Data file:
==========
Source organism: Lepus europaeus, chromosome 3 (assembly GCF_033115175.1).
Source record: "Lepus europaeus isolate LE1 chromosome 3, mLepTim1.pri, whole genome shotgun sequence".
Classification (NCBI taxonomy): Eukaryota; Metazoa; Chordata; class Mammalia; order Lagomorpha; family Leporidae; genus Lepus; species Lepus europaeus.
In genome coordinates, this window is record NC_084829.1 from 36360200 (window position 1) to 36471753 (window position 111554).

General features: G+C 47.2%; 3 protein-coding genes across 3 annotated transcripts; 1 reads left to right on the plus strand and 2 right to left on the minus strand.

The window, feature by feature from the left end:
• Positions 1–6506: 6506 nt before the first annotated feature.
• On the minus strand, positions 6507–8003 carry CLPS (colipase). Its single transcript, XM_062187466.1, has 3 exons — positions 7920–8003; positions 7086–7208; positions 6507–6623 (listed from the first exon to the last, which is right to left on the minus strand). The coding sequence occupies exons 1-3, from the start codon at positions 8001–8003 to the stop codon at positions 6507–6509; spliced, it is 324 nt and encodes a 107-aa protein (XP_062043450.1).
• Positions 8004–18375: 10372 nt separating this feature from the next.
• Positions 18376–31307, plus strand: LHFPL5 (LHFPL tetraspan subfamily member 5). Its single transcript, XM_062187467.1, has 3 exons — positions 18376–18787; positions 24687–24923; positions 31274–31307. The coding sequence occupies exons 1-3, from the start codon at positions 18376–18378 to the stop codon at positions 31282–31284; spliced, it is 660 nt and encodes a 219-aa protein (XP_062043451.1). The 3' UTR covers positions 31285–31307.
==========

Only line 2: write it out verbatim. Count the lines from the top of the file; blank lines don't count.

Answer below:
Source record: "Lepus europaeus isolate LE1 chromosome 3, mLepTim1.pri, whole genome shotgun sequence".